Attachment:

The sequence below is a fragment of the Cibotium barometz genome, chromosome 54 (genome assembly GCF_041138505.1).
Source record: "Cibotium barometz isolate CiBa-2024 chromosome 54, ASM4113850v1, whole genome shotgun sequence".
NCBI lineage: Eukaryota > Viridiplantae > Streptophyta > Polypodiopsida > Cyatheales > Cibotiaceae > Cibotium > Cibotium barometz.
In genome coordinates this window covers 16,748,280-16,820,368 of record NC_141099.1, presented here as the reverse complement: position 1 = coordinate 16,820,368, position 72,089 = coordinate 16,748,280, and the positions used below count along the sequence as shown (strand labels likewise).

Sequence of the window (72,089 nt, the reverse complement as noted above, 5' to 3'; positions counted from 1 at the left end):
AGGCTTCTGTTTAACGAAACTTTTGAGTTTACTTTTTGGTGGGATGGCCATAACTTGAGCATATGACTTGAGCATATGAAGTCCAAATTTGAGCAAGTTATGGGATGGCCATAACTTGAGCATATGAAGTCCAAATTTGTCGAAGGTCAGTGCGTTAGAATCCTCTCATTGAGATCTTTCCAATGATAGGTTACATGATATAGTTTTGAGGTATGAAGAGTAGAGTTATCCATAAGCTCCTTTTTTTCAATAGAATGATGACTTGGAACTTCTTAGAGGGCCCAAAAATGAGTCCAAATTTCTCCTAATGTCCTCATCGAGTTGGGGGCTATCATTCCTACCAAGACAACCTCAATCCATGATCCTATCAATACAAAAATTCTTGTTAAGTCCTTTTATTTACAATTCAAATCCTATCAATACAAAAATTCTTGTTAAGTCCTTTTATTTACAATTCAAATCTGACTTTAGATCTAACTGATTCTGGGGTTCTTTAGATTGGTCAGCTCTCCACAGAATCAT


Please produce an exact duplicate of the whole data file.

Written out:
The sequence below is a fragment of the Cibotium barometz genome, chromosome 54 (genome assembly GCF_041138505.1).
Source record: "Cibotium barometz isolate CiBa-2024 chromosome 54, ASM4113850v1, whole genome shotgun sequence".
NCBI lineage: Eukaryota > Viridiplantae > Streptophyta > Polypodiopsida > Cyatheales > Cibotiaceae > Cibotium > Cibotium barometz.
In genome coordinates this window covers 16,748,280-16,820,368 of record NC_141099.1, presented here as the reverse complement: position 1 = coordinate 16,820,368, position 72,089 = coordinate 16,748,280, and the positions used below count along the sequence as shown (strand labels likewise).

Sequence of the window (72,089 nt, the reverse complement as noted above, 5' to 3'; positions counted from 1 at the left end):
AGGCTTCTGTTTAACGAAACTTTTGAGTTTACTTTTTGGTGGGATGGCCATAACTTGAGCATATGACTTGAGCATATGAAGTCCAAATTTGAGCAAGTTATGGGATGGCCATAACTTGAGCATATGAAGTCCAAATTTGTCGAAGGTCAGTGCGTTAGAATCCTCTCATTGAGATCTTTCCAATGATAGGTTACATGATATAGTTTTGAGGTATGAAGAGTAGAGTTATCCATAAGCTCCTTTTTTTCAATAGAATGATGACTTGGAACTTCTTAGAGGGCCCAAAAATGAGTCCAAATTTCTCCTAATGTCCTCATCGAGTTGGGGGCTATCATTCCTACCAAGACAACCTCAATCCATGATCCTATCAATACAAAAATTCTTGTTAAGTCCTTTTATTTACAATTCAAATCCTATCAATACAAAAATTCTTGTTAAGTCCTTTTATTTACAATTCAAATCTGACTTTAGATCTAACTGATTCTGGGGTTCTTTAGATTGGTCAGCTCTCCACAGAATCAT